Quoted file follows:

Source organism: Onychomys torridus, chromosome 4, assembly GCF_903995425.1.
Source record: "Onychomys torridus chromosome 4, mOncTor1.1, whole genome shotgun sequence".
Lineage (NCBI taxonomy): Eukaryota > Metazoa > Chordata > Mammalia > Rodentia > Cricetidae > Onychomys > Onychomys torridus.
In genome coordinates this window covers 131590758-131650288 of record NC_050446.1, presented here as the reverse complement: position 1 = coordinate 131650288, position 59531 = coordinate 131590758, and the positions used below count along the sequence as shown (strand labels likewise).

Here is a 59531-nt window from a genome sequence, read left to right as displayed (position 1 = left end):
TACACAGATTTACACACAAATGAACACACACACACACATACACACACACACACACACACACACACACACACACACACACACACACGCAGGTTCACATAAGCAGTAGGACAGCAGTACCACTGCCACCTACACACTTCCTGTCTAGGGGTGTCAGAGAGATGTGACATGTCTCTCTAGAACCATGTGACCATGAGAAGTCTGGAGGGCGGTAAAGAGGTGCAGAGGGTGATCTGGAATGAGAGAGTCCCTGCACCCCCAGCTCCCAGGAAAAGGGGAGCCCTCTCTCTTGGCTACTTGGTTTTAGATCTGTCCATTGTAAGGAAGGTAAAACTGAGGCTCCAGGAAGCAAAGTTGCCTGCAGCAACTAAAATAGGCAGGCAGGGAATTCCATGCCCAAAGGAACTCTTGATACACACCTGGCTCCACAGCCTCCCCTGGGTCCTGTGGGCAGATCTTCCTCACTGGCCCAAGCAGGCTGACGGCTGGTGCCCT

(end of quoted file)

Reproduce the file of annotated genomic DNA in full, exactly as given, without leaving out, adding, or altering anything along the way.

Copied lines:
Source organism: Onychomys torridus, chromosome 4, assembly GCF_903995425.1.
Source record: "Onychomys torridus chromosome 4, mOncTor1.1, whole genome shotgun sequence".
Lineage (NCBI taxonomy): Eukaryota > Metazoa > Chordata > Mammalia > Rodentia > Cricetidae > Onychomys > Onychomys torridus.
In genome coordinates this window covers 131590758-131650288 of record NC_050446.1, presented here as the reverse complement: position 1 = coordinate 131650288, position 59531 = coordinate 131590758, and the positions used below count along the sequence as shown (strand labels likewise).

Here is a 59531-nt window from a genome sequence, read left to right as displayed (position 1 = left end):
TACACAGATTTACACACAAATGAACACACACACACACATACACACACACACACACACACACACACACACACACACACACACACACGCAGGTTCACATAAGCAGTAGGACAGCAGTACCACTGCCACCTACACACTTCCTGTCTAGGGGTGTCAGAGAGATGTGACATGTCTCTCTAGAACCATGTGACCATGAGAAGTCTGGAGGGCGGTAAAGAGGTGCAGAGGGTGATCTGGAATGAGAGAGTCCCTGCACCCCCAGCTCCCAGGAAAAGGGGAGCCCTCTCTCTTGGCTACTTGGTTTTAGATCTGTCCATTGTAAGGAAGGTAAAACTGAGGCTCCAGGAAGCAAAGTTGCCTGCAGCAACTAAAATAGGCAGGCAGGGAATTCCATGCCCAAAGGAACTCTTGATACACACCTGGCTCCACAGCCTCCCCTGGGTCCTGTGGGCAGATCTTCCTCACTGGCCCAAGCAGGCTGACGGCTGGTGCCCT